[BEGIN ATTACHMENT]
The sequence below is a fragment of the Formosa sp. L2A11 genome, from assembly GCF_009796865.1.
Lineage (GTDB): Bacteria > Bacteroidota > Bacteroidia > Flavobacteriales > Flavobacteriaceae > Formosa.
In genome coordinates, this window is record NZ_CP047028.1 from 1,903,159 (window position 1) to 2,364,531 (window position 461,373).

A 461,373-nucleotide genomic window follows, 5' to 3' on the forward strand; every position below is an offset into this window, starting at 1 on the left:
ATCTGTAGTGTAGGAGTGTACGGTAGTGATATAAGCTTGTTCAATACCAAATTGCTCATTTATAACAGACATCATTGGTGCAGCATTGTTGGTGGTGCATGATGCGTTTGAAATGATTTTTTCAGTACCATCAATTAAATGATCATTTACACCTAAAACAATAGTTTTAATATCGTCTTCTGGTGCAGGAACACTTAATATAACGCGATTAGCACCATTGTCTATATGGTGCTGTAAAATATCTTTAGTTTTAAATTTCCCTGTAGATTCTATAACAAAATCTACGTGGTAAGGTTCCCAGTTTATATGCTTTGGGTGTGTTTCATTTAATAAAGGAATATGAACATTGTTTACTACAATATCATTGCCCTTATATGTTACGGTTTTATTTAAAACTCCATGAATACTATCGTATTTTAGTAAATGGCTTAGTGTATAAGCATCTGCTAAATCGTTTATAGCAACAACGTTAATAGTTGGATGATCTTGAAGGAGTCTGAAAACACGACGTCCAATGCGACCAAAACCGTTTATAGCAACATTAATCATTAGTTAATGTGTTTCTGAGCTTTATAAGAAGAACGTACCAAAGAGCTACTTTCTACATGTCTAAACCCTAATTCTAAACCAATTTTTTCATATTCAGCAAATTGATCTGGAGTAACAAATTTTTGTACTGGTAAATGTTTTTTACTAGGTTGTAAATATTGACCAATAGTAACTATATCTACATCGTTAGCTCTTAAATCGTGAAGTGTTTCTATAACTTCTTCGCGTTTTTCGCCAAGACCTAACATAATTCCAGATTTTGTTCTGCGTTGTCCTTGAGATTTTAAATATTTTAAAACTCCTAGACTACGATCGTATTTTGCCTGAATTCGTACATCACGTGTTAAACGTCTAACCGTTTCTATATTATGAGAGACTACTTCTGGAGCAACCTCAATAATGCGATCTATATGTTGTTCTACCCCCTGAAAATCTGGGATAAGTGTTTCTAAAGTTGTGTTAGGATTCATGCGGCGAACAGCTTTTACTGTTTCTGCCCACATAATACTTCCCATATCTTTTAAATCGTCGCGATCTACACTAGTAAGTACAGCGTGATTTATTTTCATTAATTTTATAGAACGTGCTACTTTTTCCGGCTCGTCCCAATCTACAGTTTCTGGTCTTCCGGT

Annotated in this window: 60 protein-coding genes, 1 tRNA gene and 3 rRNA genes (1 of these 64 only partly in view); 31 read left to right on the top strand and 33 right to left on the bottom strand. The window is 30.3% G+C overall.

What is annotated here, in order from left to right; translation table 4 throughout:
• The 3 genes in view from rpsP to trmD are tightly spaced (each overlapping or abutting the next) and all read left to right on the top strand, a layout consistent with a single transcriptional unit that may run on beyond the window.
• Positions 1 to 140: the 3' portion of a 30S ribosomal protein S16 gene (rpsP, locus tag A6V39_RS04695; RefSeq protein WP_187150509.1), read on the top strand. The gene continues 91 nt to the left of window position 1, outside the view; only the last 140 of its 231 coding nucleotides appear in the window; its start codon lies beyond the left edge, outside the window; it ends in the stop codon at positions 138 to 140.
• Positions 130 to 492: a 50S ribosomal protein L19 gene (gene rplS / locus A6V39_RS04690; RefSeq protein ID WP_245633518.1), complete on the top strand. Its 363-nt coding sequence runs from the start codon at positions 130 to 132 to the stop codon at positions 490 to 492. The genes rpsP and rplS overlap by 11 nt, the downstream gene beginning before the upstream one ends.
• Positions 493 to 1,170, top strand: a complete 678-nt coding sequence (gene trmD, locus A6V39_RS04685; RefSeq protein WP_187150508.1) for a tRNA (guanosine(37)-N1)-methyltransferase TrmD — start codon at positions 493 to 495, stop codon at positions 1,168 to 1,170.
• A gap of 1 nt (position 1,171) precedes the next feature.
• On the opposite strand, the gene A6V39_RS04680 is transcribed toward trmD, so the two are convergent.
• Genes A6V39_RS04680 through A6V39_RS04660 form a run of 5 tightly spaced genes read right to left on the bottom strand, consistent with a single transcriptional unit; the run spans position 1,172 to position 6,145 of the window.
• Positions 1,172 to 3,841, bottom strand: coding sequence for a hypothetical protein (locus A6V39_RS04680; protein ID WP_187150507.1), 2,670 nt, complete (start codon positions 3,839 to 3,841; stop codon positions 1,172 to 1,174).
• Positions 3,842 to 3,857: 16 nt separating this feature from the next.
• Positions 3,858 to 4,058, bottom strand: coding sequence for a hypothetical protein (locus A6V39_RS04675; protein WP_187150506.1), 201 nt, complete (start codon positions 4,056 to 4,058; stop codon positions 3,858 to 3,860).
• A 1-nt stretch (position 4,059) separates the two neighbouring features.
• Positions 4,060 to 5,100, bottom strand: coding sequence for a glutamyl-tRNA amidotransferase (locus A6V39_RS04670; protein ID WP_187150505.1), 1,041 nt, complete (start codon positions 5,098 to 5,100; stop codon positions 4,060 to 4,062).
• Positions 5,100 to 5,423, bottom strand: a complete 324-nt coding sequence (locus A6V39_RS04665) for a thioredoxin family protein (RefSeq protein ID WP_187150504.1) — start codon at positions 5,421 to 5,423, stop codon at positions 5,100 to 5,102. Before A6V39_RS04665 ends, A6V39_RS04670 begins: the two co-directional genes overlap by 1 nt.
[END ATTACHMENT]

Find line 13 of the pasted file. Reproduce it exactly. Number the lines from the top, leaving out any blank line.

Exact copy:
• On the opposite strand, the gene A6V39_RS04680 is transcribed toward trmD, so the two are convergent.